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SPACE COAST LINE DANCE

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LINEDANCE FLOOR ETIQUETTE

This is not intended as a complete guide on dance floor etiquette, but more of as an outline based

on common sense and courtesy.

Generally the dance floor is divided into three areas for the comfort and enjoyment of all.

1. CENTRE (HUB): for the line dancers.

2. OUTSIDE LANE: (around edge of floor) for two steppers and couple dancers

3. CORNERS: For East Coast / West Coast Swing & Jive (Rock ‘n’ Roll) dancers

Never carry food or drinks (glasses, bottles or cans) onto or across the dance floor.

Never stand on the floor to talk - if the music has started and you’re not dancing – please vacate

the dance floor immediately.

When dancing near beginners - be mindful, courteous and encouraging and remember -

everyone was a beginner once.

Give your fellow dancers room to move. Don't hog floor space at their expense and don't accidently dance on top of them.

Be helpful to visitors and newcomers.

Remember the floor is for everyone. If you are dancing in lines, try to leave room around the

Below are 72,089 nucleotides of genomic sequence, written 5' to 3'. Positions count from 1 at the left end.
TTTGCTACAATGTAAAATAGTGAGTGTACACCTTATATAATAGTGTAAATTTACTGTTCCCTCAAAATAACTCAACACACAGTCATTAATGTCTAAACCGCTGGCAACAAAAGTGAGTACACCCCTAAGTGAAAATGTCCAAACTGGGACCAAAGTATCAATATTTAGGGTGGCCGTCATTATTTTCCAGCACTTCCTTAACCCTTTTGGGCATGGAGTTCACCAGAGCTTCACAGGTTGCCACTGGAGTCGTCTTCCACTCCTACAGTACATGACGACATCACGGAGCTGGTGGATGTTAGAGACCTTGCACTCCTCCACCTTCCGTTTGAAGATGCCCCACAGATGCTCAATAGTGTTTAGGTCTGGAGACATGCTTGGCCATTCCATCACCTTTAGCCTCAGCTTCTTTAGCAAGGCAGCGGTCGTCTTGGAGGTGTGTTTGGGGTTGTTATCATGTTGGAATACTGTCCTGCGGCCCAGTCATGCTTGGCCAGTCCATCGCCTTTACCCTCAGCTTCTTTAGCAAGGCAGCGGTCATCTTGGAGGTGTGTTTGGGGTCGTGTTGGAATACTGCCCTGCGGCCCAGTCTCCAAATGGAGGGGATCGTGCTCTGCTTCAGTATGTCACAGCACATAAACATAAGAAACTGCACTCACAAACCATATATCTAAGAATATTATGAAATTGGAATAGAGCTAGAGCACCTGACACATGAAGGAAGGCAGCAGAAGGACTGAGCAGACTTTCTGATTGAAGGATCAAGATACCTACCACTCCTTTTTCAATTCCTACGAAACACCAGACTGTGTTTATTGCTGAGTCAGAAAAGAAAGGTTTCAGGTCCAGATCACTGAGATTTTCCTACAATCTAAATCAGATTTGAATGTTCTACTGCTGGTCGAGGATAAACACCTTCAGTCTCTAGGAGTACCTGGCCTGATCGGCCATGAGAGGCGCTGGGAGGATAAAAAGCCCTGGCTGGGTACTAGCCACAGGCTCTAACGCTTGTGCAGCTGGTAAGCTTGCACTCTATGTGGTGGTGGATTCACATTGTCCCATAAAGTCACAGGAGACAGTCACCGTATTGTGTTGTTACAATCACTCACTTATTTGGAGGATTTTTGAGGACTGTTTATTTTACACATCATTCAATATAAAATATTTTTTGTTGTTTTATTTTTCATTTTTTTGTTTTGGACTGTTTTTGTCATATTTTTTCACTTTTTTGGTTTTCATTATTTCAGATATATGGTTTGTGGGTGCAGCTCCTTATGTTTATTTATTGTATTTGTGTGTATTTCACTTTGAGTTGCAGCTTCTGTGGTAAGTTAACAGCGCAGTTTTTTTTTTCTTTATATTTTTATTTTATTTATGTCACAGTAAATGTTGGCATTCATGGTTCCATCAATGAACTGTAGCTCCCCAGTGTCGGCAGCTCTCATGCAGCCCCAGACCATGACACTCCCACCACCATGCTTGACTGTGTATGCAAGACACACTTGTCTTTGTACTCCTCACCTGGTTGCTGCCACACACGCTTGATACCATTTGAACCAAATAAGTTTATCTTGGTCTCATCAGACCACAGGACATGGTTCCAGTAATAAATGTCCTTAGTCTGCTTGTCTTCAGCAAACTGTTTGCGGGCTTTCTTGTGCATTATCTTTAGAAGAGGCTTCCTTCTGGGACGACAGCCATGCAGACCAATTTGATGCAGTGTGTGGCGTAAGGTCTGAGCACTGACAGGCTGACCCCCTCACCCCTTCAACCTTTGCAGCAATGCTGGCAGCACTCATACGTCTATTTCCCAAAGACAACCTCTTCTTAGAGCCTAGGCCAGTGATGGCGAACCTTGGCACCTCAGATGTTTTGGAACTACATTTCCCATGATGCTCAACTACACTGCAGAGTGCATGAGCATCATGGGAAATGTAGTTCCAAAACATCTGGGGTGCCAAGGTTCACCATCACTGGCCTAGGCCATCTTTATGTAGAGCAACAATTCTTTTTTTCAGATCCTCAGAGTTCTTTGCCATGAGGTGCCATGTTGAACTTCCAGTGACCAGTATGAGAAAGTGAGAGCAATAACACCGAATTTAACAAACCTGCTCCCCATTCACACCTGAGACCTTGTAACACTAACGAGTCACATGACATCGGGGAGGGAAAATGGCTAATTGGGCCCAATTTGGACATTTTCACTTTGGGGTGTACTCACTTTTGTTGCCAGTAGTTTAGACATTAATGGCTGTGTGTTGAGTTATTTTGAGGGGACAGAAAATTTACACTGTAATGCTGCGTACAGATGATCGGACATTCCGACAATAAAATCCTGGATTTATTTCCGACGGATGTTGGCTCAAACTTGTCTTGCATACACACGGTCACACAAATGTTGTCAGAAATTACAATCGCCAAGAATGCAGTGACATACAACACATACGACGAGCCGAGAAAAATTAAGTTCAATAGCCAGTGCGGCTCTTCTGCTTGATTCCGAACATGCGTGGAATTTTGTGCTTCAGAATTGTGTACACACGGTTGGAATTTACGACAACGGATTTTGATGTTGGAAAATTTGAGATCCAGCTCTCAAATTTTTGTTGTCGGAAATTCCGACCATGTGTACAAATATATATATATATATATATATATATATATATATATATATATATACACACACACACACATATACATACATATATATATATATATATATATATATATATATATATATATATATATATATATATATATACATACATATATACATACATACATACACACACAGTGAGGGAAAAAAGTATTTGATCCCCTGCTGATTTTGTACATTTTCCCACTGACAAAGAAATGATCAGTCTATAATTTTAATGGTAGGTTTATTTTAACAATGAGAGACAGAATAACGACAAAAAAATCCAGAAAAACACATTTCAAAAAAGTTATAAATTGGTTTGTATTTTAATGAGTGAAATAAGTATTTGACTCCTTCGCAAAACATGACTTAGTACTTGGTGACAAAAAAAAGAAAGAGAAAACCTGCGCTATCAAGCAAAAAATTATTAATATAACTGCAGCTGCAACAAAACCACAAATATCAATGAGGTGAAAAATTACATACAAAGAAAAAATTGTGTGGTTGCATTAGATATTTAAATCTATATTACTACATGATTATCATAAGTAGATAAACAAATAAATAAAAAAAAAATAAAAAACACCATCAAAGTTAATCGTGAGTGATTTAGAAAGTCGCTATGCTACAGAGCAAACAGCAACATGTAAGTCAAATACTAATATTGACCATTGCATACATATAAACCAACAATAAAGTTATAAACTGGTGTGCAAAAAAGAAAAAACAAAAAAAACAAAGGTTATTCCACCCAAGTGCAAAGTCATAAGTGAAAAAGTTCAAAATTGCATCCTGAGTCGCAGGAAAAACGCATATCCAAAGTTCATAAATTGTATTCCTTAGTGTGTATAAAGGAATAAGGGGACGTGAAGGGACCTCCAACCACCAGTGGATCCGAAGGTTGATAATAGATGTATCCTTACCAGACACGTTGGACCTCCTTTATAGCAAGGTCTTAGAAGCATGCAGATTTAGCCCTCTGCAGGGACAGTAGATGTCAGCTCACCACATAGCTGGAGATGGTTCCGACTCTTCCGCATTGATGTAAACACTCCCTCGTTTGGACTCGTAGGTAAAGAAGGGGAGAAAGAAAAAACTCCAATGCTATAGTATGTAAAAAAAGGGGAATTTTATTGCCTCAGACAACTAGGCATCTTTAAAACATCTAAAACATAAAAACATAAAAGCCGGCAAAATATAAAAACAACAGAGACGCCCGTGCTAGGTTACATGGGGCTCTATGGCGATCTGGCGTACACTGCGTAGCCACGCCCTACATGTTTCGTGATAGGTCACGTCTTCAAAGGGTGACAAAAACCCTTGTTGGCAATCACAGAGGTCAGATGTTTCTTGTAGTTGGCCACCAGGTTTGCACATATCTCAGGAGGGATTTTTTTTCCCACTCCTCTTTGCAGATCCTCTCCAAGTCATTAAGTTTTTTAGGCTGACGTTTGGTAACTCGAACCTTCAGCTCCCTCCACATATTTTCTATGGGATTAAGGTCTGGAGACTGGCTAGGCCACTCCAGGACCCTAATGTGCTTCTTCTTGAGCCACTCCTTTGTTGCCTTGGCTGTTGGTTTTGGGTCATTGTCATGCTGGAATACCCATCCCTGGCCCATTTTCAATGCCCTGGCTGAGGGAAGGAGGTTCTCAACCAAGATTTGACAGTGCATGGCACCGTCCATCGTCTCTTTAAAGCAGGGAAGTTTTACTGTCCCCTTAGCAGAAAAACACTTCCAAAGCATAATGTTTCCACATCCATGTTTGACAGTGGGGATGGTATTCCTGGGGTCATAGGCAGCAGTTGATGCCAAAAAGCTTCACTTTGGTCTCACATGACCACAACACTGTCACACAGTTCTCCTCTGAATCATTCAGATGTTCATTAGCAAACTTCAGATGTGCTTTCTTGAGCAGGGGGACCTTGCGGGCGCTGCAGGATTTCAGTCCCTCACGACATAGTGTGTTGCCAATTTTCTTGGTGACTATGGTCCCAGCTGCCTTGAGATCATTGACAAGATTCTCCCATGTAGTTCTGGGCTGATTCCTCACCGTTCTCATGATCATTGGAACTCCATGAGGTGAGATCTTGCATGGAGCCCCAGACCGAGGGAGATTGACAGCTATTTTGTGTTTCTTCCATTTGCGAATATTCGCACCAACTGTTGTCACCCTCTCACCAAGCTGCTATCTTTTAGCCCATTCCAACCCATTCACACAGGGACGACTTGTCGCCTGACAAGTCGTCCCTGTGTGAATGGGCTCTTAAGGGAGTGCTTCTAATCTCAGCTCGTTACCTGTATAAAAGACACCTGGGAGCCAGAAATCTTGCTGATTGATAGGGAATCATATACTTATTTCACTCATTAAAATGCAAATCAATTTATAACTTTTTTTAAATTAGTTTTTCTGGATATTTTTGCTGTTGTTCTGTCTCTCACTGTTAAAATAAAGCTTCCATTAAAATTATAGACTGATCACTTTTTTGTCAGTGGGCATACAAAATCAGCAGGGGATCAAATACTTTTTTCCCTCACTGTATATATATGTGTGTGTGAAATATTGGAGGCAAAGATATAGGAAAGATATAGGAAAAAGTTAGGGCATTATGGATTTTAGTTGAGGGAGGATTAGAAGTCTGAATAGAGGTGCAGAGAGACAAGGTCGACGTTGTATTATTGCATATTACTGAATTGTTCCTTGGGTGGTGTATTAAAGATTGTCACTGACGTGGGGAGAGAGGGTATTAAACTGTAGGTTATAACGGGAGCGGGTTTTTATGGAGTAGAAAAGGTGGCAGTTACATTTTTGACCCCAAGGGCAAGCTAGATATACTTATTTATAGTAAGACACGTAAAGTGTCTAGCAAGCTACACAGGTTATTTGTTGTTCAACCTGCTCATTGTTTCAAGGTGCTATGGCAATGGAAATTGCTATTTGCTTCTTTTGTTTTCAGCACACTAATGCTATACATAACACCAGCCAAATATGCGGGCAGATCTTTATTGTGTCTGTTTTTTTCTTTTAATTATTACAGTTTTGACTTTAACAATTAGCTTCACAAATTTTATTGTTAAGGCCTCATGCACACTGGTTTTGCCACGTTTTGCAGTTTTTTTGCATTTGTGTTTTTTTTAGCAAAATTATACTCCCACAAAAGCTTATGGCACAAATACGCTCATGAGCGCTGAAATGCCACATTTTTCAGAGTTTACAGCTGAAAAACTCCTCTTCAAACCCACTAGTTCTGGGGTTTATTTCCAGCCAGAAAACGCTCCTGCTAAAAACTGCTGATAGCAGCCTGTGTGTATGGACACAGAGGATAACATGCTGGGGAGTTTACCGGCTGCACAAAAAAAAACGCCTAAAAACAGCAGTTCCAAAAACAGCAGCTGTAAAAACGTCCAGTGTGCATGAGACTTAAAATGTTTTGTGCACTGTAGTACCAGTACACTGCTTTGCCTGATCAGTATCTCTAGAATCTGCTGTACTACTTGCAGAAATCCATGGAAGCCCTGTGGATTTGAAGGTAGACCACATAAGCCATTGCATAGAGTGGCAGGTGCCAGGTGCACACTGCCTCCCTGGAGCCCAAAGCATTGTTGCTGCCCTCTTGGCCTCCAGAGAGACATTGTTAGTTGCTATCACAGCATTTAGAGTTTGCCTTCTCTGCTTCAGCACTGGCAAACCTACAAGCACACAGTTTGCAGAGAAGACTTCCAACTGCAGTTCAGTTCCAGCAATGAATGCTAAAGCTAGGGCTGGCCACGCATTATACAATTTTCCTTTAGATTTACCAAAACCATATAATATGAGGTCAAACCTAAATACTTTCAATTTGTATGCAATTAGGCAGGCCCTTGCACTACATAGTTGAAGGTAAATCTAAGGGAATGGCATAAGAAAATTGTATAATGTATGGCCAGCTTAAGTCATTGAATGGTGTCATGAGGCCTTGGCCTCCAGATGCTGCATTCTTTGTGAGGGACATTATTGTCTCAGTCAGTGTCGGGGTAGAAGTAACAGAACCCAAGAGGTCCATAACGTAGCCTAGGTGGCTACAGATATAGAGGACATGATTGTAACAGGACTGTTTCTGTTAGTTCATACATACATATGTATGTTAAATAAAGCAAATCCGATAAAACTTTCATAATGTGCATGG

outside of the dance floor as a circle lane, available for the couple dancers.

Those dancing around the outside lane have the right of way. Please don’t block their progress.

When dancing around the floor as a circle or partner dance, the line of dance (LOD) is always

anti-clockwise.

If the floor is crowded, take small steps, enjoy the company and be wary for collisions.

Should you bump into someone, it is courteous to apologize whether it is your fault or not.

If possible, start another line rather than join one which may block the outside circle lane.

Don’t stop dancing on the floor (while others are dancing) to teach another dancer, move off the

floor to a quieter area.

Never walk through a line of dancers (when a dance is in progress) to cross the floor – wait or

walk around the floor.

If the dance floor is empty and you are starting off the dance, go to the front so that others can

fall in line behind you.

Beginners are advised to stick to the center of the dance floor - that way, no matter what wall you may be facing, there will be someone in front of you who (hopefully) knows the dance and whom you can follow. The reverse of this is that advanced dancer's should try to stick to the sides.

Where permission has been given to do so, you can start a split floor dance other than what has

been called, by going to the back and ensuring there is adequate space between the two dances

Join a dance that is already started, at the same point and on the end of the row.

And finally, keep your head up, keep smiling and enjoy yourselves.


Compliments of Lonestar